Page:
APRIL 15, 2008
Keeping with the tradition of abusing tax dollars at the world’s largest nonprofit museum complex, the head of the Smithsonian Latino Center quit after violating numerous ethical and conflict-of-interest policies less than a year after her boss at the institute resigned for the same thing.
A Smithsonian Inspector General’s report reveals that Pilar O’Leary, who made $200,000 a year to oversee Latino history, used Smithsonian funds for personal luxuries, steered lucrative contracts to friends and abused her position to obtain free gifts.
O’Leary used tax dollars to pay for extravagant spas, luxury hotels and frequent limousine rides. She often refused to stay at hotels offering government rates, instead booking at more expensive places like the Ritz Carlton and Four Seasons. During one December 2006 Four Seasons stay in Los Angeles, she charged taxpayers $335 for spa expenses at a luxury facility.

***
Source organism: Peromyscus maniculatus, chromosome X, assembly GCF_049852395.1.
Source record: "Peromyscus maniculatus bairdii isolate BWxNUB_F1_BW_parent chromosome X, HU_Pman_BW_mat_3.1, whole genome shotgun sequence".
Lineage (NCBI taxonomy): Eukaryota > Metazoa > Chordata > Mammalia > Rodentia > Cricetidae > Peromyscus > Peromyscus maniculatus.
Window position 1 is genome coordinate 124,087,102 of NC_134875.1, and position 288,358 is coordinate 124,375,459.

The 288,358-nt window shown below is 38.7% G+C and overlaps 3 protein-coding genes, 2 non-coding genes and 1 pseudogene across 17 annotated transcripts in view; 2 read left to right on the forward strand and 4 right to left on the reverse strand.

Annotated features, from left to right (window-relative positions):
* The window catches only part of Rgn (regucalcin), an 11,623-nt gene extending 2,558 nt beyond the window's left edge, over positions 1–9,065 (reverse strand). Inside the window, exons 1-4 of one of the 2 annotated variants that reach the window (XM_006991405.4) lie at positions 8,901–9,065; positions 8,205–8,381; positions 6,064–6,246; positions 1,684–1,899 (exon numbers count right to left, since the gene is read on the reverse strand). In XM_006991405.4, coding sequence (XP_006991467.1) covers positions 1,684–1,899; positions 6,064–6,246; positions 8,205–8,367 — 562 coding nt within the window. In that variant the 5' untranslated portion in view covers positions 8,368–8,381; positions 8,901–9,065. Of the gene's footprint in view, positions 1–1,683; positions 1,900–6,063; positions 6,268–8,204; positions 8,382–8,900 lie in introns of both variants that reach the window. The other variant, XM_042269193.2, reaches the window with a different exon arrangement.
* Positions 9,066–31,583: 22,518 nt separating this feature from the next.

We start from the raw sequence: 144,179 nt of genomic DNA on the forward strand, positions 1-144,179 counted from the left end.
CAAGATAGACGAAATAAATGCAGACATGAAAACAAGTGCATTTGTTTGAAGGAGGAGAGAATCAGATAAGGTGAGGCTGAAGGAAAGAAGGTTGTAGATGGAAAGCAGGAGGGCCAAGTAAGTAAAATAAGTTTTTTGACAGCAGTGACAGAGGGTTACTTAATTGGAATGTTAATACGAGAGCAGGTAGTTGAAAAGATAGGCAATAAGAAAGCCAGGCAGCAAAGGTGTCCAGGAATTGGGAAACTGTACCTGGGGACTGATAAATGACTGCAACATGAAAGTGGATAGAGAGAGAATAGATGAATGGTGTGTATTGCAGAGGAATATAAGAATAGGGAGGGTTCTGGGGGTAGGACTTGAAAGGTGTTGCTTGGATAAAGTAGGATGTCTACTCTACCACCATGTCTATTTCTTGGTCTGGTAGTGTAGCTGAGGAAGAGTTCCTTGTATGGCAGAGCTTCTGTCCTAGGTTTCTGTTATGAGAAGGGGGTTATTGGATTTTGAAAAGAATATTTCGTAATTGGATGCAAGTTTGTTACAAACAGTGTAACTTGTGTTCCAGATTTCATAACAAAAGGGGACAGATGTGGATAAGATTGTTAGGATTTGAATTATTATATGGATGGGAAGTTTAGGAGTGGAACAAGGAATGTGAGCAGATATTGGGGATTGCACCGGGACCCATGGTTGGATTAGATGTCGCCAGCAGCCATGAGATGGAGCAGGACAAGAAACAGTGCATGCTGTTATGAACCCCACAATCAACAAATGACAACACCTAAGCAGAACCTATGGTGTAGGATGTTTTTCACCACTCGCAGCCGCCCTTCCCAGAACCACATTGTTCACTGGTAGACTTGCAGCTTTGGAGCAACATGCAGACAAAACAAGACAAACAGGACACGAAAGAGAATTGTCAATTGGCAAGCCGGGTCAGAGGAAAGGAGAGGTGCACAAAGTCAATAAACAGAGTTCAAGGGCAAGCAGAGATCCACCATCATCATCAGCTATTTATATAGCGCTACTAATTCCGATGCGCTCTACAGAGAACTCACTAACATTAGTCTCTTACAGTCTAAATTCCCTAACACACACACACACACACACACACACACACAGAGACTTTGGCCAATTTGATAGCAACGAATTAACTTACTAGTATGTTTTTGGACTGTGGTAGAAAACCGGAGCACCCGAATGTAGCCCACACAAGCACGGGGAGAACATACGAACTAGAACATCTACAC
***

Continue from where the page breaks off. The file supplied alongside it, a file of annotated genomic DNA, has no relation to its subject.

This is just the latest of many scandals at the Smithsonian Institution, the world’s largest museum complex and research organization. The institute is made up of 19 museums, nine research centers and the National Zoo and depends on taxpayer dollars for most if its $1.1 billion annual budget. Established in 1997, the Latino center gets its own $1 million annual federal appropriation to promote Hispanic culture.
The Washington newspaper that has documented the institution’s scandals over the years exposed this latest ordeal after requesting O’Leary’s inspector general report through the Freedom of Information Act. Just last year, the man who hired O’Leary, former Smithsonian Secretary Lawrence Small, resigned for using museum funds to pay for personal luxuries, including use of a private jet and chauffeur services.
The director of the Smithsonian’s American Indian museum was also exposed last year for spending more than a quarter of a million dollars in Smithsonian funds to pay for first-class travel, including lavish resort stays, limousines and more than a dozen trips to Paris. Many of his Smithsonian-financed trips—Athens, Bali, Indonesia, London and Singapore, to name a few—took him far from American Indian culture.
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